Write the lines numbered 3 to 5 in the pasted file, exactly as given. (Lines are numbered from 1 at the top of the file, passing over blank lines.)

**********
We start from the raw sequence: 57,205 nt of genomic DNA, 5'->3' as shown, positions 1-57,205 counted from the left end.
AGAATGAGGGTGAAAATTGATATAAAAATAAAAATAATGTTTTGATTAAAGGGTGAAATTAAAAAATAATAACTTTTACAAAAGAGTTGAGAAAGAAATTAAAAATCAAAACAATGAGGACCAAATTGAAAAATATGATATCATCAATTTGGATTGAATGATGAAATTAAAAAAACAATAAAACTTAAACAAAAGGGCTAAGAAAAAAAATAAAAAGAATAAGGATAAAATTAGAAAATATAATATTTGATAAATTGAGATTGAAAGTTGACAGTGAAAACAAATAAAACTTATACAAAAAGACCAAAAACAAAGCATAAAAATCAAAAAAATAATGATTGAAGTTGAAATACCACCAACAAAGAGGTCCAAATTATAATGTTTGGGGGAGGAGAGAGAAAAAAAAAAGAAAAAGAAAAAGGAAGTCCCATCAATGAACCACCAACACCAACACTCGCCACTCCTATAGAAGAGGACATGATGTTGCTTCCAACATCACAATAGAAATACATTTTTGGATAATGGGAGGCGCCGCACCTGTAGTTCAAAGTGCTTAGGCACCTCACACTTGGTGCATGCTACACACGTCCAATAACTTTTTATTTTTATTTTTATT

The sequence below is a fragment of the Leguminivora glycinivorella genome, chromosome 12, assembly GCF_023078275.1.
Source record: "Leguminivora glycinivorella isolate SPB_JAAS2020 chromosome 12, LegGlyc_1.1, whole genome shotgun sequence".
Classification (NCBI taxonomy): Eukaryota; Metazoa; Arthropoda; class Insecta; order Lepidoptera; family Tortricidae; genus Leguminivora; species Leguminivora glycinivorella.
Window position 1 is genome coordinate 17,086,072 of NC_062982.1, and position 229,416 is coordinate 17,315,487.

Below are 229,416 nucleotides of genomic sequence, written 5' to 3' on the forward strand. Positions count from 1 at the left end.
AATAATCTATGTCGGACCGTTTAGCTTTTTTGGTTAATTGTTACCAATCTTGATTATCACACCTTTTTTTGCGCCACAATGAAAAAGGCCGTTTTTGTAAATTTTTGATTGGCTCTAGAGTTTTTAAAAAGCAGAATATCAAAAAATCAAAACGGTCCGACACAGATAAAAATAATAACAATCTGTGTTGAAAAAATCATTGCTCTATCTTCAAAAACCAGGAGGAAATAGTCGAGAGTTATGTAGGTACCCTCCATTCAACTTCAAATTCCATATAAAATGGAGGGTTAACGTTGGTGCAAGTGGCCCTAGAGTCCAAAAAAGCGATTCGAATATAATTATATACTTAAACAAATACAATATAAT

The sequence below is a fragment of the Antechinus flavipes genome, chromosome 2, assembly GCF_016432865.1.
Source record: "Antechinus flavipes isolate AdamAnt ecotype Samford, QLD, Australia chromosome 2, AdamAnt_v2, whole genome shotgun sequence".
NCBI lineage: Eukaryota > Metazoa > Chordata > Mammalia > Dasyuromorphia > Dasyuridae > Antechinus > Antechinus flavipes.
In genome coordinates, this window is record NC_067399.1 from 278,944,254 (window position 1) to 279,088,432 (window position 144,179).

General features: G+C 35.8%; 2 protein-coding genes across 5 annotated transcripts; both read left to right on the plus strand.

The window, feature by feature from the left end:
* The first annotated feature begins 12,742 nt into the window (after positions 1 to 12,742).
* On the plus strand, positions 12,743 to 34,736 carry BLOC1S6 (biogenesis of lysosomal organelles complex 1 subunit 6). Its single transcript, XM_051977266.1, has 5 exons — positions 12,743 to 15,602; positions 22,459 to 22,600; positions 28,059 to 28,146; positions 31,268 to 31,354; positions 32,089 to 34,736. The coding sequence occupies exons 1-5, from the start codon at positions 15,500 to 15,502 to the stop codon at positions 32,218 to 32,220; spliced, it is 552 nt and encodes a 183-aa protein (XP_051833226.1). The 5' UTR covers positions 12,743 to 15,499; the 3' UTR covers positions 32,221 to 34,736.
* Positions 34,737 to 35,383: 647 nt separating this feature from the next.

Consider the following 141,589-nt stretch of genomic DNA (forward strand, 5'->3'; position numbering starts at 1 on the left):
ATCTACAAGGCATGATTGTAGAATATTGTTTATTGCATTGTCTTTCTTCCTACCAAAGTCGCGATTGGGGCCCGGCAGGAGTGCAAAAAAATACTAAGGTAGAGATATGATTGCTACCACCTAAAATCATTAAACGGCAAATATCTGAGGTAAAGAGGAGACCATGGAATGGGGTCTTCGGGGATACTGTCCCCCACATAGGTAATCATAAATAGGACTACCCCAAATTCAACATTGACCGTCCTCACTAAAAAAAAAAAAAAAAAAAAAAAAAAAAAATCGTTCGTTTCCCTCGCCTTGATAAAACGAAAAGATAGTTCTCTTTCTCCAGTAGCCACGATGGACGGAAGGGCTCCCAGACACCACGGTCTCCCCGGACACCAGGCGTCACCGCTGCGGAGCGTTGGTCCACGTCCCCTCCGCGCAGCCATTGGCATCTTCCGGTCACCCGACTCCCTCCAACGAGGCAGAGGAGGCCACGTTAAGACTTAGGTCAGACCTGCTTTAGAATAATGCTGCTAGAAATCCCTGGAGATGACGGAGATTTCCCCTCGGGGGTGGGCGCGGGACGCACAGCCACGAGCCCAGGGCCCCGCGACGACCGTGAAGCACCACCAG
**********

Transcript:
The sequence below is a fragment of the Leguminivora glycinivorella genome, chromosome 12, assembly GCF_023078275.1.
Source record: "Leguminivora glycinivorella isolate SPB_JAAS2020 chromosome 12, LegGlyc_1.1, whole genome shotgun sequence".
Classification (NCBI taxonomy): Eukaryota; Metazoa; Arthropoda; class Insecta; order Lepidoptera; family Tortricidae; genus Leguminivora; species Leguminivora glycinivorella.